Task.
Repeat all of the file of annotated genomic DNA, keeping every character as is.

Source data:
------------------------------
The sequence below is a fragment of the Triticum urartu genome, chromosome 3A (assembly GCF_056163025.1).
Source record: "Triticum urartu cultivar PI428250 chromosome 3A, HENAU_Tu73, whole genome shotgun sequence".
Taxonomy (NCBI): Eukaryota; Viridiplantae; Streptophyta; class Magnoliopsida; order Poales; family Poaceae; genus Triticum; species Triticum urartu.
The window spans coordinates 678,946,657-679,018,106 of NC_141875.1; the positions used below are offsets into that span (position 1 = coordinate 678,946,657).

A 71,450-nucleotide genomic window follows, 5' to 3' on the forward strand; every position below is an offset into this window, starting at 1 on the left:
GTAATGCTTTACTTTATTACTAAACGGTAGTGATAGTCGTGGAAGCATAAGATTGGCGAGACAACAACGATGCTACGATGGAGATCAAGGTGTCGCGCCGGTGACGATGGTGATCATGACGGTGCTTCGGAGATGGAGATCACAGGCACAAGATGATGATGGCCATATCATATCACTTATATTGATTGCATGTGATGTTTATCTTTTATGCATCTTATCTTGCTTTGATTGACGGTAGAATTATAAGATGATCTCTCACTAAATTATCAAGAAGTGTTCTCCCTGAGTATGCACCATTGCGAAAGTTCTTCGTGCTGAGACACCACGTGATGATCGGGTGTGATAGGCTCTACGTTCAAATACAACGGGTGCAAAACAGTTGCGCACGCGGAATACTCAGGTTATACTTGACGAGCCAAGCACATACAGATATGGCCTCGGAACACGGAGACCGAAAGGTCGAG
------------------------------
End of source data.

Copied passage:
The sequence below is a fragment of the Triticum urartu genome, chromosome 3A (assembly GCF_056163025.1).
Source record: "Triticum urartu cultivar PI428250 chromosome 3A, HENAU_Tu73, whole genome shotgun sequence".
Taxonomy (NCBI): Eukaryota; Viridiplantae; Streptophyta; class Magnoliopsida; order Poales; family Poaceae; genus Triticum; species Triticum urartu.
The window spans coordinates 678,946,657-679,018,106 of NC_141875.1; the positions used below are offsets into that span (position 1 = coordinate 678,946,657).

A 71,450-nucleotide genomic window follows, 5' to 3' on the forward strand; every position below is an offset into this window, starting at 1 on the left:
GTAATGCTTTACTTTATTACTAAACGGTAGTGATAGTCGTGGAAGCATAAGATTGGCGAGACAACAACGATGCTACGATGGAGATCAAGGTGTCGCGCCGGTGACGATGGTGATCATGACGGTGCTTCGGAGATGGAGATCACAGGCACAAGATGATGATGGCCATATCATATCACTTATATTGATTGCATGTGATGTTTATCTTTTATGCATCTTATCTTGCTTTGATTGACGGTAGAATTATAAGATGATCTCTCACTAAATTATCAAGAAGTGTTCTCCCTGAGTATGCACCATTGCGAAAGTTCTTCGTGCTGAGACACCACGTGATGATCGGGTGTGATAGGCTCTACGTTCAAATACAACGGGTGCAAAACAGTTGCGCACGCGGAATACTCAGGTTATACTTGACGAGCCAAGCACATACAGATATGGCCTCGGAACACGGAGACCGAAAGGTCGAG